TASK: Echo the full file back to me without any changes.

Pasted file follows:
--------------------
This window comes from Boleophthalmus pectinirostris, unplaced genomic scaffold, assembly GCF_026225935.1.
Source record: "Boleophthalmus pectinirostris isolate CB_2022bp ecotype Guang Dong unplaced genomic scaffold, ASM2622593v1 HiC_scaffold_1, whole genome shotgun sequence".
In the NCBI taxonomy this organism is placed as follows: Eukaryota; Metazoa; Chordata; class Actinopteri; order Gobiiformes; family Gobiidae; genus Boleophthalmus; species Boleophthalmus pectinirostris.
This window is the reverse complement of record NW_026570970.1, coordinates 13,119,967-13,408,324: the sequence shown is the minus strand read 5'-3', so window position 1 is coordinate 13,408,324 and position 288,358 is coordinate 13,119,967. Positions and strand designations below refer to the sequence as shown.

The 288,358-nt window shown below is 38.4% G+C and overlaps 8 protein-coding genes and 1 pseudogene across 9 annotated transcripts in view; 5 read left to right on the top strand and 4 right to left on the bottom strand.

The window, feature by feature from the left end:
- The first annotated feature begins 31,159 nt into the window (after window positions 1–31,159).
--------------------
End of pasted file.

This window comes from Boleophthalmus pectinirostris, unplaced genomic scaffold, assembly GCF_026225935.1.
Source record: "Boleophthalmus pectinirostris isolate CB_2022bp ecotype Guang Dong unplaced genomic scaffold, ASM2622593v1 HiC_scaffold_1, whole genome shotgun sequence".
In the NCBI taxonomy this organism is placed as follows: Eukaryota; Metazoa; Chordata; class Actinopteri; order Gobiiformes; family Gobiidae; genus Boleophthalmus; species Boleophthalmus pectinirostris.
This window is the reverse complement of record NW_026570970.1, coordinates 13,119,967-13,408,324: the sequence shown is the minus strand read 5'-3', so window position 1 is coordinate 13,408,324 and position 288,358 is coordinate 13,119,967. Positions and strand designations below refer to the sequence as shown.

The 288,358-nt window shown below is 38.4% G+C and overlaps 8 protein-coding genes and 1 pseudogene across 9 annotated transcripts in view; 5 read left to right on the top strand and 4 right to left on the bottom strand.

The window, feature by feature from the left end:
- The first annotated feature begins 31,159 nt into the window (after window positions 1–31,159).